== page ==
THE GUARDIAN WEEKLY is an internationally focused English-language
newspaper based in London, UK. It is one of the world's oldest
international newspapers and has readers in more than 170 countries.
Editorial content is drawn from its sister publications, the British
daily newspaper the Guardian and Sunday newspaper the Observer , and
all three are published by the
Guardian Media Group and owned by The
Scott Trust Limited .
* 1 History
* 1.1 Early years * 1.2 Evolution and editorship 1969-2007 * 1.3 Since 2007
* 2 Format * 3 Worldwide readership * 4 Notable readers * 5 References * 6 External links
The first edition of the MANCHESTER GUARDIAN WEEKLY was printed on 4
July 1919, a week after the signing of the
Treaty of Versailles . The
MANCHESTER GUARDIAN viewed itself as a leading liberal voice and
wanted to extend its reach, particularly in the
EVOLUTION AND EDITORSHIP 1969-2007
For a large part of its early life the newspaper was a half-broadsheet format. Initially the notion of ‘the best of the Guardian’ meant a weighty opinion piece for the front page. It evolved, under the editorship of John Perkin, in 1969, to include the use of pictures on the front page.
In 1971, the English edition of the French daily newspaper Le Monde
folded and the Weekly took on its 12,000-strong subscription list as
well as four pages of
Around this time the Weekly relocated from Cheadle , to the south of Manchester, to join the rest of the Guardian in London. This move afforded the Weekly better access to editors, leader writers and news features. In 1991, technological advances enabled the first transmission by modem of pages to an Australian print site. Under Ensor’s editorship, the paper began to be produced using the desktop publishing program Quark XPress . It became a tabloid-sized publication; then, in 2005, when the daily Guardian newspaper converted from a broadsheet to the smaller, Berliner format, the Guardian Weekly shrank to a half-Berliner while increasing pagination to its now-standard 48 pages. Full-colour printing was also introduced. By the end of Ensor’s editorship, curtailed by his death from cancer in 2007, more advances in technology meant that even Weekly readers in the most remote locations were able to access the internet.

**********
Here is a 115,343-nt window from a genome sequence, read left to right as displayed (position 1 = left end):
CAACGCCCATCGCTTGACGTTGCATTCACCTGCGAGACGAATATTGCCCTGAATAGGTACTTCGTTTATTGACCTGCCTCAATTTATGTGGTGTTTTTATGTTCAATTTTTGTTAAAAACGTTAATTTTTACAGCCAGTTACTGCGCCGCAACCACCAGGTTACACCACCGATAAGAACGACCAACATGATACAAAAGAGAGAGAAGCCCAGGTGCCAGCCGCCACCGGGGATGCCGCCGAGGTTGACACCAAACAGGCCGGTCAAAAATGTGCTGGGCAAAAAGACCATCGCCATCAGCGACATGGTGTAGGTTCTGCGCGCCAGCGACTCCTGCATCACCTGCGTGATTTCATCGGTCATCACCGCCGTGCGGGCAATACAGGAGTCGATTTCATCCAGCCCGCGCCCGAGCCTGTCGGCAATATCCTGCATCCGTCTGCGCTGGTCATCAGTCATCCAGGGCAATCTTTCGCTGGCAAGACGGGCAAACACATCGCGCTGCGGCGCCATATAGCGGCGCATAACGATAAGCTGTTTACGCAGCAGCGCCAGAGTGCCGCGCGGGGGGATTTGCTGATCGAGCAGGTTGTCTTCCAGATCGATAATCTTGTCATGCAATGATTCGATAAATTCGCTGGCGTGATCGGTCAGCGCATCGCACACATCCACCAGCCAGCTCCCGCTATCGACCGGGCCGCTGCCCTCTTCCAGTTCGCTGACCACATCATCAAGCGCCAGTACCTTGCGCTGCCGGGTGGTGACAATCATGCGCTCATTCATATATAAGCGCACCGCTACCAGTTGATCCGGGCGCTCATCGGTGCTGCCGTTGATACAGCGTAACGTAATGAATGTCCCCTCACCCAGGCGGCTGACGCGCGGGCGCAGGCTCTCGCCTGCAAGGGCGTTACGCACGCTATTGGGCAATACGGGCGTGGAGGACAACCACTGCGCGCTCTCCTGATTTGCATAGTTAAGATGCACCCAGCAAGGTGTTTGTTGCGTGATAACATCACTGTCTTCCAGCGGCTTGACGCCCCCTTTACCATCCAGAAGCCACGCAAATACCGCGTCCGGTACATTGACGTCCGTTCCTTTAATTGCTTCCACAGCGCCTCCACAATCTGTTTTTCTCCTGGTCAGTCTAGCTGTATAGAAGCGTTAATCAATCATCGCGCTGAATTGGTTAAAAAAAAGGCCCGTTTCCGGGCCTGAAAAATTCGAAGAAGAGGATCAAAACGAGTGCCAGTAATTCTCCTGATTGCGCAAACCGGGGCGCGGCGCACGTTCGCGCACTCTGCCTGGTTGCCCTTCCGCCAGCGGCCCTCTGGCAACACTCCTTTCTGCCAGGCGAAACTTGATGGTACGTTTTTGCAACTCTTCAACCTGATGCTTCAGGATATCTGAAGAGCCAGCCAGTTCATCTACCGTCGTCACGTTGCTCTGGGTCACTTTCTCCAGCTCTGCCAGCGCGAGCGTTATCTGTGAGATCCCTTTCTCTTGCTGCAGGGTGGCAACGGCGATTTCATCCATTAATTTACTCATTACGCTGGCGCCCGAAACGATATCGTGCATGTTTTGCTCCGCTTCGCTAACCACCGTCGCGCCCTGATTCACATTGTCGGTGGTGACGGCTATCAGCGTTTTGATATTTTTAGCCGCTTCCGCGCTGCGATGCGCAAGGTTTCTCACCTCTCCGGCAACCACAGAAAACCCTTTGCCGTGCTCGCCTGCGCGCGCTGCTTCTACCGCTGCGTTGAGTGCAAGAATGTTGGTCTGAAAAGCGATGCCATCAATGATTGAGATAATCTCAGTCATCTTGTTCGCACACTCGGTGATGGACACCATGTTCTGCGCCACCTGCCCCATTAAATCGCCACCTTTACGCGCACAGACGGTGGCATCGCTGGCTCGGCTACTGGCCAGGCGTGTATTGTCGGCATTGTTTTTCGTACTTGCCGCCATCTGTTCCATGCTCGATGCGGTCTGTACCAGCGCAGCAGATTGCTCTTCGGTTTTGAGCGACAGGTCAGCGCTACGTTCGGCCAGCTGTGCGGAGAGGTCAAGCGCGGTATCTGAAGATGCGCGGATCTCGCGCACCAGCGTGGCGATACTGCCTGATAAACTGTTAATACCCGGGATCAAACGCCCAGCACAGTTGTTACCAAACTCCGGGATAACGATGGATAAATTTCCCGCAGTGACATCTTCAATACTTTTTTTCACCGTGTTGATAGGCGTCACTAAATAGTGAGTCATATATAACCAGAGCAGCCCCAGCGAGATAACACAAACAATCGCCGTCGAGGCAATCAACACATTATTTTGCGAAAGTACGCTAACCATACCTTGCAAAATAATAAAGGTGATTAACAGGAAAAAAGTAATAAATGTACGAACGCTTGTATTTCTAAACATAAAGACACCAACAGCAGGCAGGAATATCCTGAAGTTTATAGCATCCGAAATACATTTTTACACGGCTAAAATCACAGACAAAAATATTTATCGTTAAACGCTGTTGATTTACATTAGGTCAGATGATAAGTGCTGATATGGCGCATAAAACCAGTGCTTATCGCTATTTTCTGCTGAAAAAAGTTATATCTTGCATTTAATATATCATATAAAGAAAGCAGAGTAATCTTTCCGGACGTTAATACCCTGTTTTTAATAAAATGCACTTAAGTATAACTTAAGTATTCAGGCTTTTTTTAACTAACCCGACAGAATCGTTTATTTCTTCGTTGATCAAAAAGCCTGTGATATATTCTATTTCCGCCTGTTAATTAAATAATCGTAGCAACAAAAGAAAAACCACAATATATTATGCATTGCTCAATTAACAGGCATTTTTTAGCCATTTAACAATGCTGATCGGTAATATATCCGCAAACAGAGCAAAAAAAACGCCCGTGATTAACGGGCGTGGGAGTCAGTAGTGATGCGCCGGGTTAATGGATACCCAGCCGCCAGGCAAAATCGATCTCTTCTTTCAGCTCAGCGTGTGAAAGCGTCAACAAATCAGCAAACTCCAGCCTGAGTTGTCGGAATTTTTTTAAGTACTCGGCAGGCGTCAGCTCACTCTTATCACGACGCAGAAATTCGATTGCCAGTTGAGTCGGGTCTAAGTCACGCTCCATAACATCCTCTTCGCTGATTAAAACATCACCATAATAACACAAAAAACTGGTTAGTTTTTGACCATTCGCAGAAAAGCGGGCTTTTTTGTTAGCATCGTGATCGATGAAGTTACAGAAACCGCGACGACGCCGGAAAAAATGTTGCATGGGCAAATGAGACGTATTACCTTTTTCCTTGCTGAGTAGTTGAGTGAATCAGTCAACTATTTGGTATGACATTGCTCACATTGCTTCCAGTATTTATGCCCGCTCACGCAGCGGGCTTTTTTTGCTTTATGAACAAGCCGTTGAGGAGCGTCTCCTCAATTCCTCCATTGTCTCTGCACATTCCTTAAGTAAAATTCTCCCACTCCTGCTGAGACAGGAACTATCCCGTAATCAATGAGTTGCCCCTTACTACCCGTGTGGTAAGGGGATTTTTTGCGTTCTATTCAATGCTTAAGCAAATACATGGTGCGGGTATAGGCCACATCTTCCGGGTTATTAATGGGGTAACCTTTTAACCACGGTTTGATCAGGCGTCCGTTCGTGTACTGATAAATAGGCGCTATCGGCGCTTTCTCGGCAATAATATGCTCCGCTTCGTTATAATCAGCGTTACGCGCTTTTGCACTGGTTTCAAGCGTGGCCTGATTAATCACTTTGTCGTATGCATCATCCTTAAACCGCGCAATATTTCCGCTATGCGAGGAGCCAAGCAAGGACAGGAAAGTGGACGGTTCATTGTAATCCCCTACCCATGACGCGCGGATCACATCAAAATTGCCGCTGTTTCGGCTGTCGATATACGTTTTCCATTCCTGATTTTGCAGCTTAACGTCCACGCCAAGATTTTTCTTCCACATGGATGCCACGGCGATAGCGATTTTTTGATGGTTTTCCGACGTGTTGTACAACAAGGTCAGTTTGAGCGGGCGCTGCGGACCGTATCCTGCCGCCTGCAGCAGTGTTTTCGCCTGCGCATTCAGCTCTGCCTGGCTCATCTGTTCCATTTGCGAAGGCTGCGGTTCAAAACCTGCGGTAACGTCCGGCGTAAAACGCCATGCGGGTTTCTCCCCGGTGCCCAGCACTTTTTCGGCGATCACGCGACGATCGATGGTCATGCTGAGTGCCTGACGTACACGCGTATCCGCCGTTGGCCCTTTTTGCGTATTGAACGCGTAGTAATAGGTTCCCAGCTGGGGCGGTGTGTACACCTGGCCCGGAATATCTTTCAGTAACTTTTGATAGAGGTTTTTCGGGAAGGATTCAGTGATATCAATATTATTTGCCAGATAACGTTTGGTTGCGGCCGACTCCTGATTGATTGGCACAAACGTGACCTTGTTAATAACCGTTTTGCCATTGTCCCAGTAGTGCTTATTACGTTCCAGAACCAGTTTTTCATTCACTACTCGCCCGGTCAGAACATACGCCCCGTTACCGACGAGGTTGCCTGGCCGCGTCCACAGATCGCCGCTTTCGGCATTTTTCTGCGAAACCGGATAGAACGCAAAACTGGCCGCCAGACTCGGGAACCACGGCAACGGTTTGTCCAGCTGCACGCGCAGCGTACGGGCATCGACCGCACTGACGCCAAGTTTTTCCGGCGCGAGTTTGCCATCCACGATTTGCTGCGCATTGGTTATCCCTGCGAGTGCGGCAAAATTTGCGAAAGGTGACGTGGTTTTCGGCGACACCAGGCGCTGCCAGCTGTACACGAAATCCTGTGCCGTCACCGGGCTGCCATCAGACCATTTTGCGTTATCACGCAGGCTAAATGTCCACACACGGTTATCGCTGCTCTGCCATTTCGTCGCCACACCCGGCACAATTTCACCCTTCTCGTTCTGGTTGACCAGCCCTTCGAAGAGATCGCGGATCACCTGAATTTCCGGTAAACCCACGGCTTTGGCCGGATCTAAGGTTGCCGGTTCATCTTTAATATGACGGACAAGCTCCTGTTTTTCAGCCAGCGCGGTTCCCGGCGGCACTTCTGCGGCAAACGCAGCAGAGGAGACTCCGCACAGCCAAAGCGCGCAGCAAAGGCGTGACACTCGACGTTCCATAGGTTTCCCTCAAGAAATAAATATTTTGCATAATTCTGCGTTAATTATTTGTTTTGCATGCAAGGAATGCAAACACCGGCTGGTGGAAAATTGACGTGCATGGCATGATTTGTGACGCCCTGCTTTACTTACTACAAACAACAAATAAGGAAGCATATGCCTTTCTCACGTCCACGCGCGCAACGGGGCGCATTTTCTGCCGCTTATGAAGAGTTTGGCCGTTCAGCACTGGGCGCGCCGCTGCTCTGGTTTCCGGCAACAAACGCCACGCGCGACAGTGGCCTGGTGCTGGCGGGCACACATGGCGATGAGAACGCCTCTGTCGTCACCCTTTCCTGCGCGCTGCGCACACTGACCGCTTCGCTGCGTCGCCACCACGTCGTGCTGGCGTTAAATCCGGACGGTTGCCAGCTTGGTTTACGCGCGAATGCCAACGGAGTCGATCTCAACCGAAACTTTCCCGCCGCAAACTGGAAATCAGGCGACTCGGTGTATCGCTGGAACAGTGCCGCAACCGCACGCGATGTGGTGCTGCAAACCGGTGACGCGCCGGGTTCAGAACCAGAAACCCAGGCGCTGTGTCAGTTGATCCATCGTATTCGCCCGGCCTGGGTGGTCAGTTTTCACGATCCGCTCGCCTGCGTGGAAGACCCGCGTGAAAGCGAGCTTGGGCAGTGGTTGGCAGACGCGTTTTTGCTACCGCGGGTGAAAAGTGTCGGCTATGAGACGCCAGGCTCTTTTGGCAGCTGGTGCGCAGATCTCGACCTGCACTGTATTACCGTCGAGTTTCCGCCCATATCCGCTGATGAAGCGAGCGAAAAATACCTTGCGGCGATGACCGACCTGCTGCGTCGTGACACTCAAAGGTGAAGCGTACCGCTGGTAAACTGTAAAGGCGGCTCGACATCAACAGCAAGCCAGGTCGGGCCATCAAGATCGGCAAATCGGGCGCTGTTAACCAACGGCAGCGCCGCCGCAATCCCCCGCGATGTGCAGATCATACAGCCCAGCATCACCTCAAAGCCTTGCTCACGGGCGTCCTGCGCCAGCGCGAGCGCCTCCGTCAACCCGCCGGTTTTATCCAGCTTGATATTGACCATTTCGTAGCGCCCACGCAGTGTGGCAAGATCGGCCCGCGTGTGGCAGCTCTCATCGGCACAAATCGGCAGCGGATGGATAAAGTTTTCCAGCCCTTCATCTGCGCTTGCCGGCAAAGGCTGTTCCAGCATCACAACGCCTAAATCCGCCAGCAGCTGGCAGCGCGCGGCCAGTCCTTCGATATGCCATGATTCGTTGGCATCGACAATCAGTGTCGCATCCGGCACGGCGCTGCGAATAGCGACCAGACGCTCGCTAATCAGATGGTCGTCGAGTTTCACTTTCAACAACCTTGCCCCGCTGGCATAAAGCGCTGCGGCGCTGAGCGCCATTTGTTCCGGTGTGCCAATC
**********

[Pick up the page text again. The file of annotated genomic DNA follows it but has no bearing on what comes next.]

The appointment of
The paper is printed at sites in the UK ,
Britain, Australia, the
Each week, readers are encouraged to introduce themselves to fellow subscribers in a Good to Meet You feature, which began in 2012.
Surveys reveal that some 60% of subscribers had taken the paper for more than a decade. Readership tends towards a well-educated demographic. The typical reader is aged over 45, educated to at least degree level and either working in or retired from education, with a 59-41 male-female split.
Readers typify their reasons for subscribing: a family habit of
taking the Manchester Guardian, followed by a spell working abroad in
development or teaching, then retirement or emigration (often to
The paper's readers include many world statesmen, including Nelson
Mandela , who subscribed during his time in prison and described the
paper as his "window on the wider world".
George W. Bush was
reportedly the first President of the
* ^ A B C D E staff, Guardian Weekly (2016-12-20). "A short history of the Guardian Weekly: celebrating our success". The Guardian. ISSN 0261-3077 . Retrieved 2017-03-01. * ^ office, GNM press (2012-03-20). "New Editor for Guardian Weekly". The Guardian. ISSN 0261-3077 . Retrieved 2017-03-01. * ^ "Guardian timeline". The Guardian. 2002-06-10. ISSN 0261-3077 . Retrieved 2017-03-01. * ^ "From the archive, 8 April 1933: The Manchester Guardian forbidden in Germany". The Guardian. 2015-04-08. ISSN 0261-3077 . Retrieved 2017-03-01. * ^ Lewis, James (2002-02-14). "John Perkin". The Guardian. ISSN 0261-3077 . Retrieved 2017-03-01. * ^ "Observe